The Engineer's Impact - Ryan Willing

Your inside look at faculty’s research and its effect on society

In this new Q&A series, we’ll feature Western Engineering faculty members to gain a succinct overview of their research, understand its impact on society, and discover intriguing little-known facts.

Our latest feature is Mechanical and Materials Engineering Assistant Professor and Biomedical Engineering faculty member Ryan Willing.

Willing-Picture.jpgCan you describe your research?

My lab studies human joints, mostly knees. We use a combination of computer simulations and experimental testing with real human joints to better understand healthy joint mechanics (motions and forces) and how injuries, disease, surgical procedures and joint replacement can alter joint behavior. We have state-of-the-art joint motion simulator robots which we are constantly adapting to allow for more physiologically-accurate joint loading. This research requires close collaboration with orthopaedic surgeons, imaging and rehabilitation scientists, most of whom are members of Western’s Bone and Joint Institute.  

How does your research impact society in everyday life?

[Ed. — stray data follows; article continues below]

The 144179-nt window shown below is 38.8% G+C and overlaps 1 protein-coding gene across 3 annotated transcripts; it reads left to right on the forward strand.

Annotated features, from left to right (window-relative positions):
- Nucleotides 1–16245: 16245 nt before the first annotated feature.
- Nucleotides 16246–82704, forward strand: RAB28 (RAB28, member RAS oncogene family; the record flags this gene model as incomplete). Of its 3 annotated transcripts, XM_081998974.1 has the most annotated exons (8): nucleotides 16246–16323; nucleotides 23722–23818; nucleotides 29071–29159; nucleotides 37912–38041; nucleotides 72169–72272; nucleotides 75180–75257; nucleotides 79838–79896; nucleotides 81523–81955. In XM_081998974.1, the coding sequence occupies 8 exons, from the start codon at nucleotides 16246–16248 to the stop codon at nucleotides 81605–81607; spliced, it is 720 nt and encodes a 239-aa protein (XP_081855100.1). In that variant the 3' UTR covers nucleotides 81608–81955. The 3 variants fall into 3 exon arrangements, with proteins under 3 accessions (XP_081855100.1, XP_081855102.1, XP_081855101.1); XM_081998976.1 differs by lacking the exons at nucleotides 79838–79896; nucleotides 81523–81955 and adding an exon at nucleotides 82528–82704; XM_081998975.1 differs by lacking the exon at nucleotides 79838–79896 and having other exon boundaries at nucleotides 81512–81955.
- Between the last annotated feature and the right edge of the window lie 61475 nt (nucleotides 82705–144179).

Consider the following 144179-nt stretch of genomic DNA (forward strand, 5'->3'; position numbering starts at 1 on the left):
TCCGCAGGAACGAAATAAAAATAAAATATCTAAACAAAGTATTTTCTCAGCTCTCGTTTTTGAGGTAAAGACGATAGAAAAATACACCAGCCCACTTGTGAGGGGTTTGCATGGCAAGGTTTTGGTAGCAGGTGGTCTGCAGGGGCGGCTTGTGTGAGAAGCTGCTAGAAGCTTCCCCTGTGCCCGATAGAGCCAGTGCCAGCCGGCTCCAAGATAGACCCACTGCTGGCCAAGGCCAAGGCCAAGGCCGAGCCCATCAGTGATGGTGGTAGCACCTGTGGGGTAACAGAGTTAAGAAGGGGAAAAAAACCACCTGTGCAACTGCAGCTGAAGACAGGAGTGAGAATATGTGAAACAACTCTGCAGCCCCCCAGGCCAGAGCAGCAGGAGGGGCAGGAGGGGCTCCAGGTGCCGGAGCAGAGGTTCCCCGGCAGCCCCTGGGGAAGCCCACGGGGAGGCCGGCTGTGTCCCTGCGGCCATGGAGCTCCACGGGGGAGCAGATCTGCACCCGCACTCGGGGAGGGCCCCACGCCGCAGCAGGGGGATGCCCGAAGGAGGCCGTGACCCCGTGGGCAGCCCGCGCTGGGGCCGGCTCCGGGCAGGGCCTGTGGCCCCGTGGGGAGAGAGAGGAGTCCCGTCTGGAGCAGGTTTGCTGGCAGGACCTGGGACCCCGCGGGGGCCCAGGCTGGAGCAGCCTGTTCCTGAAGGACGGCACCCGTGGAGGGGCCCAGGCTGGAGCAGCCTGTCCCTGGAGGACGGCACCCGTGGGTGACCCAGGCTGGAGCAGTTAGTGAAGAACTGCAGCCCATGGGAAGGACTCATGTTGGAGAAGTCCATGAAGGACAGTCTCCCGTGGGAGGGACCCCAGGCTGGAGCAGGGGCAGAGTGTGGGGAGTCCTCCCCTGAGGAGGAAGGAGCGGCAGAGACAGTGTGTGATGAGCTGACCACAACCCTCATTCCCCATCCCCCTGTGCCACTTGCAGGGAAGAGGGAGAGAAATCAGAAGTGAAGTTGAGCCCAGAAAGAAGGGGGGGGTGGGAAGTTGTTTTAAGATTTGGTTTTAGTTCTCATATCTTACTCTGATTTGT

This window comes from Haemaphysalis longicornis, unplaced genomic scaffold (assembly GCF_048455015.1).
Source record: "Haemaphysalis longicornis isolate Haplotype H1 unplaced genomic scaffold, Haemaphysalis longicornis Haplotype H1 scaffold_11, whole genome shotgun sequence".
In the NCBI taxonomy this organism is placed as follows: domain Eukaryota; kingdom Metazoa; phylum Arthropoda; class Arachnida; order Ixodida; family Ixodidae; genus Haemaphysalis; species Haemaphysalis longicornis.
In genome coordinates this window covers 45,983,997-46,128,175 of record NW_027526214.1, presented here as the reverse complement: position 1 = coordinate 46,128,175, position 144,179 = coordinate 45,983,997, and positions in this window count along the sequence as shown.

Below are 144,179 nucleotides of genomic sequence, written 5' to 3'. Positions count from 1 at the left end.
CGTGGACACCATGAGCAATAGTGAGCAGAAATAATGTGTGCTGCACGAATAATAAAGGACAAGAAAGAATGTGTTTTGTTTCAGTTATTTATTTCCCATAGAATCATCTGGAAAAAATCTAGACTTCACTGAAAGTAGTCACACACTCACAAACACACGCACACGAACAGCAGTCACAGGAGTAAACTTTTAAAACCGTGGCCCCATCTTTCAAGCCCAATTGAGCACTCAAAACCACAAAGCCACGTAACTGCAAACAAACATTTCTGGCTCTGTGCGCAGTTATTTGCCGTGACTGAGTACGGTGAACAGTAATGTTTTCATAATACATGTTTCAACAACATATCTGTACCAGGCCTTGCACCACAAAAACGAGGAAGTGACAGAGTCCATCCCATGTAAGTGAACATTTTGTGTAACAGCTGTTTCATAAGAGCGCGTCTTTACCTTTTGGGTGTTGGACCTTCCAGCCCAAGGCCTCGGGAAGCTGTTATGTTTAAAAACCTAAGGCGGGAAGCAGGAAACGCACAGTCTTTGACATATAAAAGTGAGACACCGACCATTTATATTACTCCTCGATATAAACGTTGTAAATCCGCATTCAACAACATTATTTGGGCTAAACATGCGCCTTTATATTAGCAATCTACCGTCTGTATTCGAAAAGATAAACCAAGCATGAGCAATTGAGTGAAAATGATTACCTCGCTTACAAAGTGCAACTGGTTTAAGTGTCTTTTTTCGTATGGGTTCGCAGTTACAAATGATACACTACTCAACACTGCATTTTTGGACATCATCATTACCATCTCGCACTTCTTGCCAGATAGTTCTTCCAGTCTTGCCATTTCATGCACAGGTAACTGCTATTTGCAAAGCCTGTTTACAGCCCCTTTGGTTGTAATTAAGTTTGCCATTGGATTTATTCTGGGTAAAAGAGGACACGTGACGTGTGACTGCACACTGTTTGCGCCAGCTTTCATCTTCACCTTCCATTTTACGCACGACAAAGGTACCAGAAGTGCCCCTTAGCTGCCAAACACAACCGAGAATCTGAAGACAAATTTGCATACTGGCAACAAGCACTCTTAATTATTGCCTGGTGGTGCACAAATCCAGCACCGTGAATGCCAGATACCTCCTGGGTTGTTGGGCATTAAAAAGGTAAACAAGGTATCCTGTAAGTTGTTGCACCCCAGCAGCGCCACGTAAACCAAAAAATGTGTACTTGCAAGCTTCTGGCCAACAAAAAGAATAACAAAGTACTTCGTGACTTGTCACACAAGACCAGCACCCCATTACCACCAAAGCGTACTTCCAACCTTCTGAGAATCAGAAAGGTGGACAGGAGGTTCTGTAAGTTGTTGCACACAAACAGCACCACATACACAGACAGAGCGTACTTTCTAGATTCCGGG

Staying active and mobile is key to staying healthy. Unfortunately, joint injuries like ligament tears are common amongst active populations. To get patients up and moving again, surgeons can reconstruct torn ligaments, but the joints aren’t quite the same after. This type of joint trauma, or even just natural aging processes, can cause joints to degenerate, resulting in pain and loss of mobility. Helping surgeons better understand joint injuries and the biomechanical effects of their repair efforts can improve surgical outcomes to prevent joint degradation. Badly worn joints can be replaced. Here we help biomedical devices companies evaluate the performance of their implants to improve longevity, and help surgeons understand how decisions relating to implant selection and alignment influence surgical outcomes. Basically, we are all working together to keep your joints working so you can stay active and healthy.

What’s an interesting, little-known fact related to your research?

The robots in my lab can generate nearly 0.5 tons of compression force across a joint, which seems excessive. But the fact is, due to tensions in our muscles which move and stabilize our joints, the loads transmitted through our knees are many times greater than body weight. This can be determined using simple engineering analysis, but has also been directly measured using load sensing knee implants. It’s amazing what our bodies can do.